An attempt to foment the enmity of the O'Donnells against him was frustrated by Shane's capture of Calvagh O'Donnell, whom he kept a close prisoner for nearly three years.
Sussex, indignant at Shane's request for his sister's hand in marriage, and his demand for the withdrawal of the English garrison from Armagh, was not supported by the queen, who sent the earl of Kildare to arrange terms with O'Neill.
Turlough had been elected tanist (see Tanistry) when his cousin Shane was inaugurated the O'Neill, and he schemed to supplant him in the higher dignity during Shane's absence in London.
The feud did not long survive Shane's return to Ireland, where he quickly re-established his authority, and in spite of Sussex renewed his turbulent tribal warfare against the O'Donnells and others.
Sussex had tried in 1561 to procure Shane's assassination, and Shane now laid the whole blame for his lawless conduct on the lord deputy's repeated alleged attempts on his life.
He divorced his first wife, a daughter of James MacDonnell, and treated his second, a sister of Calvagh O'Donnell, with gross cruelty in revenge for her brother's hostility; Calvagh himself, when Shane's prisoner, he subjected to continual torture; and Calvagh's wife, whom he made his mistress, and by whom he had several children, endured ill-usage at the hands of her drunken captor, who is said to have married her in 1565.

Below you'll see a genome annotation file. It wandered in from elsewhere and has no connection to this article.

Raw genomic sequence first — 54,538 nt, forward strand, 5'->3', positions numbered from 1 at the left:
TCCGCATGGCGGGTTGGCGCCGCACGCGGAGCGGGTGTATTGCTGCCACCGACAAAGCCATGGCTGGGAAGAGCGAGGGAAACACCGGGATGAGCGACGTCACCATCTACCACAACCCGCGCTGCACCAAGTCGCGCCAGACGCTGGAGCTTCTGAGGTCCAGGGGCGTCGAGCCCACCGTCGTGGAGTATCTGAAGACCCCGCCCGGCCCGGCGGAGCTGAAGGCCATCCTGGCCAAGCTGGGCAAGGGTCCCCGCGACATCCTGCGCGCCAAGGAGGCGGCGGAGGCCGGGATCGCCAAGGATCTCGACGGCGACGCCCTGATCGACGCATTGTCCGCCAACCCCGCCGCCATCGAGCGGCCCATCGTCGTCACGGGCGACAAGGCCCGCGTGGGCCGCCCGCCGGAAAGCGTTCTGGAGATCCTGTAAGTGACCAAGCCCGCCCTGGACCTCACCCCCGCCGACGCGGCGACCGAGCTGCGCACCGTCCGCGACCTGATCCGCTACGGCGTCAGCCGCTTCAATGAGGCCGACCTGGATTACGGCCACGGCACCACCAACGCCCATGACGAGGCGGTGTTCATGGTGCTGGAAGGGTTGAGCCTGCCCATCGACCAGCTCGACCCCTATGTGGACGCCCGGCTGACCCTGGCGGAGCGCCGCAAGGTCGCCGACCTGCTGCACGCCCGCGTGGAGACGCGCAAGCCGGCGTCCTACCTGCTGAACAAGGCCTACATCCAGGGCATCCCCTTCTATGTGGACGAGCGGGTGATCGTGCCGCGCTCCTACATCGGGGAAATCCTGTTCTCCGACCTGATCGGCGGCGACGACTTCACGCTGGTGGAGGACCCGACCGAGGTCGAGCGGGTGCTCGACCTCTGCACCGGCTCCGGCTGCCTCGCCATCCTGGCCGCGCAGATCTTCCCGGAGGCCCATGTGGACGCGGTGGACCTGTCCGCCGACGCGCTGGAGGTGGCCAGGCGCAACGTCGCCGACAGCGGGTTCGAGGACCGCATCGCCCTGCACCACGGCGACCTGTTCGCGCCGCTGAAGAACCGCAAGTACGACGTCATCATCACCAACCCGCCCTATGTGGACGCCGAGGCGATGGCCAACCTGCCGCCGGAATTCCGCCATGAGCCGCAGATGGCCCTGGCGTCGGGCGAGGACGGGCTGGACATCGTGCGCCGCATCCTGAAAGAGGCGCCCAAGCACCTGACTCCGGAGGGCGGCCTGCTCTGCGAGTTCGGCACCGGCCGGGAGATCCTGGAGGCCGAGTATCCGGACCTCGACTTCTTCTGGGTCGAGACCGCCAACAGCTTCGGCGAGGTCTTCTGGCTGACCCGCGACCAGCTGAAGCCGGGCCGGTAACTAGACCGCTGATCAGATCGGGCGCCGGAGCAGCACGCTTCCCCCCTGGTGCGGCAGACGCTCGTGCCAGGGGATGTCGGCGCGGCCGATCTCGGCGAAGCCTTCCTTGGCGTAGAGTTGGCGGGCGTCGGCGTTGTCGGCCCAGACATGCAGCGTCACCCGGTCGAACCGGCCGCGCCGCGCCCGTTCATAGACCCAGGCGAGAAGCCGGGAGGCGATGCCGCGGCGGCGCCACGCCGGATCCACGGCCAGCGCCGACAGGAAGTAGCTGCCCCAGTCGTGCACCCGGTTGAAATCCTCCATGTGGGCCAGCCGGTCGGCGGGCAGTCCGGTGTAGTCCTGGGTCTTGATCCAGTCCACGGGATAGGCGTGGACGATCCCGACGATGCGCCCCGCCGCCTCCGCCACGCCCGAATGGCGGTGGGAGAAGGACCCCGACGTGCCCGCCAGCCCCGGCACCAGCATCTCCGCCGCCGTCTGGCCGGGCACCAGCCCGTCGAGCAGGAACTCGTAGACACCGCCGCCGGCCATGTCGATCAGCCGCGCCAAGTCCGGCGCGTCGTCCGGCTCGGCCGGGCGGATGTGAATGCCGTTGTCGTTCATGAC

Turlough Luineach O'Neill (c. 1530-1595), earl of Clanconnell, was inaugurated chief of Tyrone on Shane's death.
In spite of the traditional enmity between the O'Neills and the O'Donnells, Tyrone allied himself with Hugh Roe O'Donnell, nephew of Shane's former enemy Calvagh O'Donnell, and the two chieftains opened communications with Philip II.
Antrim, was named Shane's Castle.
In 1793 he was raised to the peerage of Ireland as Baron O'Neill of Shane's Castle, and in 1795 was created a viscount.
1721), eldest son of John O'Neill of Shane's Castle.
William Chichester (1813-1883), ISt Baron O'Neill, a clergyman, on succeeding to the estates as heir-general, assumed by royal licence the surname and arms of O'Neill; and in 1868 was created Baron O'Neill of Shane's Castle.
There are, however, remains of other ancient castles, as Olderfleet, Cam's, Shane's, Glenarm, Garron Tower, Redbay, &c., but the most interesting of all is the castle of Dunluce, remarkable for its great extent and romantic situation.